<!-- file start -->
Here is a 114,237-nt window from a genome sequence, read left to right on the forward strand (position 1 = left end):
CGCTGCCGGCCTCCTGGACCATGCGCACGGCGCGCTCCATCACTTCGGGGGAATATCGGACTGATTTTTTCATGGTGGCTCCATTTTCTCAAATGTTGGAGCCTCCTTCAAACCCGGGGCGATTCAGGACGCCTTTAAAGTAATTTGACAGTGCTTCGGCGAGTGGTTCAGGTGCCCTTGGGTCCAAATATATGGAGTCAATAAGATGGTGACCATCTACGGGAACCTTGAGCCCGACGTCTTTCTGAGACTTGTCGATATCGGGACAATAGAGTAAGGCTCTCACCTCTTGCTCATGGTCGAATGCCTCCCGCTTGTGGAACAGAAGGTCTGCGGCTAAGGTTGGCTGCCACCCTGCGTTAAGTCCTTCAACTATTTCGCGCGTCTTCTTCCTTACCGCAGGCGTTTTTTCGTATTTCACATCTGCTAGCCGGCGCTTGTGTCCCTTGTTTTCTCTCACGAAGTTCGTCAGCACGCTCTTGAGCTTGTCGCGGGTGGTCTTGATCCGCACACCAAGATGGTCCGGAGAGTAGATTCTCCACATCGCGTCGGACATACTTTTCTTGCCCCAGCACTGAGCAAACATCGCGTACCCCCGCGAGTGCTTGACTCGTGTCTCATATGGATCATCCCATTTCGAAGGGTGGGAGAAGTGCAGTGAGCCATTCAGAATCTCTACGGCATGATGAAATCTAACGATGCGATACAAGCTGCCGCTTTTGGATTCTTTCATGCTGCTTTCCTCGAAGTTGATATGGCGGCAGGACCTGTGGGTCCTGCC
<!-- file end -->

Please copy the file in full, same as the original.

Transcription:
Here is a 114,237-nt window from a genome sequence, read left to right on the forward strand (position 1 = left end):
CGCTGCCGGCCTCCTGGACCATGCGCACGGCGCGCTCCATCACTTCGGGGGAATATCGGACTGATTTTTTCATGGTGGCTCCATTTTCTCAAATGTTGGAGCCTCCTTCAAACCCGGGGCGATTCAGGACGCCTTTAAAGTAATTTGACAGTGCTTCGGCGAGTGGTTCAGGTGCCCTTGGGTCCAAATATATGGAGTCAATAAGATGGTGACCATCTACGGGAACCTTGAGCCCGACGTCTTTCTGAGACTTGTCGATATCGGGACAATAGAGTAAGGCTCTCACCTCTTGCTCATGGTCGAATGCCTCCCGCTTGTGGAACAGAAGGTCTGCGGCTAAGGTTGGCTGCCACCCTGCGTTAAGTCCTTCAACTATTTCGCGCGTCTTCTTCCTTACCGCAGGCGTTTTTTCGTATTTCACATCTGCTAGCCGGCGCTTGTGTCCCTTGTTTTCTCTCACGAAGTTCGTCAGCACGCTCTTGAGCTTGTCGCGGGTGGTCTTGATCCGCACACCAAGATGGTCCGGAGAGTAGATTCTCCACATCGCGTCGGACATACTTTTCTTGCCCCAGCACTGAGCAAACATCGCGTACCCCCGCGAGTGCTTGACTCGTGTCTCATATGGATCATCCCATTTCGAAGGGTGGGAGAAGTGCAGTGAGCCATTCAGAATCTCTACGGCATGATGAAATCTAACGATGCGATACAAGCTGCCGCTTTTGGATTCTTTCATGCTGCTTTCCTCGAAGTTGATATGGCGGCAGGACCTGTGGGTCCTGCC